Laynes Espresso Update

The original facade of Laynes Espresso on New Station Street, Leeds, before its expansion.Laynes Espresso, on New Station Street, has long been my go-to spot in Leeds, ever since my first visit in the summer of 2014, particularly if I was arriving/leaving by train at Leeds Station, which is literally around the corner. This is the original Laynes Espresso, one of the pioneers of speciality coffee in Leeds. It used to be a small, cosy spot, a few seats fighting the counter for space upstairs, while an equally cosy basement provided overspill seating or a refuge in the winter.

However, towards the end of 2016, Laynes had the opportunity to take over the adjacent space to the right of the original shop. Laynes knocked through both upstairs and down, creating a new coffee shop which is almost unrecognisable from the old one. Gone is the small, cosy spot, replaced by something three times the size, the upstairs transformed into a bright, spacious coffee shop and kitchen, while in the basement, the transformation has been equally striking.

The coffee is still from Square Mile, with Red Brick on espresso and a single-origin pour-over. However, with the extra space comes an expanded menu and an increased focus on food, including an awesome all-day breakfast/brunch menu.

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The 2018 Coffee Spot Calendar

My Therma Cup reusable cup and my Travel Press enjoy the view at the southern rim of the Grand Canyon.It’s that time of year again, when I announce the Coffee Spot Calendar, which will be my fifth calendar to date. As before, the calendars will be professionally-printed on glossy paper, each month featuring a landscape, A4 picture from one of my favourite Coffee Spots of the last 12 months. I will also be continuing the very successful Coffee Spot Lighting Calendar, with help from my friend Sharon Reed, which is now entering its third year.

When it comes to the Lighting Calendar, Sharon has always helped me select the pictures, which got me thinking last year, why not let you, my readers, help select the pictures as well, both for the Lighting and the regular Coffee Spot Calendar? Why not indeed? So I did and after a successful trial last year, I’ve decided to give it another go!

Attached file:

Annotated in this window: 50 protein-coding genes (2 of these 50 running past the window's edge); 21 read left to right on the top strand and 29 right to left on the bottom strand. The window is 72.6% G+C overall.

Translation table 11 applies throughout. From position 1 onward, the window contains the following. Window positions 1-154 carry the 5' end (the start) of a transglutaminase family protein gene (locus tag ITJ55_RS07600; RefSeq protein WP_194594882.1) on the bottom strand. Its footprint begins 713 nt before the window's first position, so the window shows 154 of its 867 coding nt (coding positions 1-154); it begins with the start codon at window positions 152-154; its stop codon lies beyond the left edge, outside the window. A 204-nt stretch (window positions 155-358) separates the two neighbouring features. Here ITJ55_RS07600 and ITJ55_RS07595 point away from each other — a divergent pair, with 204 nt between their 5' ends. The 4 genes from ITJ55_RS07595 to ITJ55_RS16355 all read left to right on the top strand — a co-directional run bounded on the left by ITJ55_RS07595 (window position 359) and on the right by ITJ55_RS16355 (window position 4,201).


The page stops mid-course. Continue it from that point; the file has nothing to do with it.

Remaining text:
All you have to do is nominate your favourite Coffee Spot pictures. They have to be landscape and from a Coffee Spot published on or after 1st November 2016. It’s as easy as that!

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Brian’s Travel Spot: Flying to Chicago, Part II

A British Airways Boeing 747 Jumbo Jet on the stand at Chicago's O'Hare airport, waiting to take me back to the UK. I always forget how big they are until I get up close to them.Welcome to the second part of this instalment of Brian’s Travel Spot, which chronicles my various flights to/from Chicago this year. My crazy travel schedule, which has seen me flying over all the world in 2017, has also resulted in my taking three trips to Chicago. The first was at the end of June, the second (September), I’ve just returned from, while the third one is at the end of October. Since I’m flying with a different airline each time and, despite always starting out at Manchester, I’m also flying three different routes, I thought that it would be interesting to compare and contrast my experiences.

June saw me fly with United from Manchester to Chicago (via Newark), returning direct to London. Meanwhile, in October I’ll be flying direct to and Manchester with American Airlines. Today, however, is all about my recent trip in September, when I flew from Manchester to London with British Airways, then on to Chicago with American Airlines, before returning on a direct flight, this time with British Airways, to London. Even better, I flew back business class, just the second time I’ve flown long-haul in business, having done it earlier this year when returning from Vietnam.

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The Coffee Spot is Five!